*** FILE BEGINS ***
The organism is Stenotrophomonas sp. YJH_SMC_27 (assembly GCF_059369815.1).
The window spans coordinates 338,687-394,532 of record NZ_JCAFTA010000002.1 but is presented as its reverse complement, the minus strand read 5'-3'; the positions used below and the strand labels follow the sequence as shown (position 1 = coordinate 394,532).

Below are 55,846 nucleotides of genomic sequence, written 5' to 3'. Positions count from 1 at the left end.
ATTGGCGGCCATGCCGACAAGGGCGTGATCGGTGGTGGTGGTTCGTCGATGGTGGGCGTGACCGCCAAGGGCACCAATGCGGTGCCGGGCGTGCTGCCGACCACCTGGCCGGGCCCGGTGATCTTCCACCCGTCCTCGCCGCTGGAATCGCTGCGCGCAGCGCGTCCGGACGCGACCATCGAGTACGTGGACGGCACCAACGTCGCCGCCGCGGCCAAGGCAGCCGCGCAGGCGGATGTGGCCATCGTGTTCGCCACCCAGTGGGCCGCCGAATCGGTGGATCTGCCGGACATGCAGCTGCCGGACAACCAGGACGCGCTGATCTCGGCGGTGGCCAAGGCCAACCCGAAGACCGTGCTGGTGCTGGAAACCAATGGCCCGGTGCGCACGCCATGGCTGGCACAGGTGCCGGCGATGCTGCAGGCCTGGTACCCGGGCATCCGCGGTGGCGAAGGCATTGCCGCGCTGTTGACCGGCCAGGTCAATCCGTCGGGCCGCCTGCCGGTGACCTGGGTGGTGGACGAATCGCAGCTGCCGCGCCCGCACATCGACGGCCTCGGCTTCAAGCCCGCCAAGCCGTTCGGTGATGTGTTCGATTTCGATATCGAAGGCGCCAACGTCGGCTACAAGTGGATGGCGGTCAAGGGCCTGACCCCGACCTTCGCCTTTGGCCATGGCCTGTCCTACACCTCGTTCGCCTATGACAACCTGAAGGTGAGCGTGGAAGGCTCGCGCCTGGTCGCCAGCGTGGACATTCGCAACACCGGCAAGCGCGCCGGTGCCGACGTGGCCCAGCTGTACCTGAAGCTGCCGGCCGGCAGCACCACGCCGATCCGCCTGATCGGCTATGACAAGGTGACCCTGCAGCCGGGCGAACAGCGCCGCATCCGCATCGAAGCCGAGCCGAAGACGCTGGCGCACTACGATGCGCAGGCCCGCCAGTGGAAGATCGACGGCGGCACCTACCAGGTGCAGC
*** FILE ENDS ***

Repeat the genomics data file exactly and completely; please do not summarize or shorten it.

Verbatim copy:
The organism is Stenotrophomonas sp. YJH_SMC_27 (assembly GCF_059369815.1).
The window spans coordinates 338,687-394,532 of record NZ_JCAFTA010000002.1 but is presented as its reverse complement, the minus strand read 5'-3'; the positions used below and the strand labels follow the sequence as shown (position 1 = coordinate 394,532).

Below are 55,846 nucleotides of genomic sequence, written 5' to 3'. Positions count from 1 at the left end.
ATTGGCGGCCATGCCGACAAGGGCGTGATCGGTGGTGGTGGTTCGTCGATGGTGGGCGTGACCGCCAAGGGCACCAATGCGGTGCCGGGCGTGCTGCCGACCACCTGGCCGGGCCCGGTGATCTTCCACCCGTCCTCGCCGCTGGAATCGCTGCGCGCAGCGCGTCCGGACGCGACCATCGAGTACGTGGACGGCACCAACGTCGCCGCCGCGGCCAAGGCAGCCGCGCAGGCGGATGTGGCCATCGTGTTCGCCACCCAGTGGGCCGCCGAATCGGTGGATCTGCCGGACATGCAGCTGCCGGACAACCAGGACGCGCTGATCTCGGCGGTGGCCAAGGCCAACCCGAAGACCGTGCTGGTGCTGGAAACCAATGGCCCGGTGCGCACGCCATGGCTGGCACAGGTGCCGGCGATGCTGCAGGCCTGGTACCCGGGCATCCGCGGTGGCGAAGGCATTGCCGCGCTGTTGACCGGCCAGGTCAATCCGTCGGGCCGCCTGCCGGTGACCTGGGTGGTGGACGAATCGCAGCTGCCGCGCCCGCACATCGACGGCCTCGGCTTCAAGCCCGCCAAGCCGTTCGGTGATGTGTTCGATTTCGATATCGAAGGCGCCAACGTCGGCTACAAGTGGATGGCGGTCAAGGGCCTGACCCCGACCTTCGCCTTTGGCCATGGCCTGTCCTACACCTCGTTCGCCTATGACAACCTGAAGGTGAGCGTGGAAGGCTCGCGCCTGGTCGCCAGCGTGGACATTCGCAACACCGGCAAGCGCGCCGGTGCCGACGTGGCCCAGCTGTACCTGAAGCTGCCGGCCGGCAGCACCACGCCGATCCGCCTGATCGGCTATGACAAGGTGACCCTGCAGCCGGGCGAACAGCGCCGCATCCGCATCGAAGCCGAGCCGAAGACGCTGGCGCACTACGATGCGCAGGCCCGCCAGTGGAAGATCGACGGCGGCACCTACCAGGTGCAGC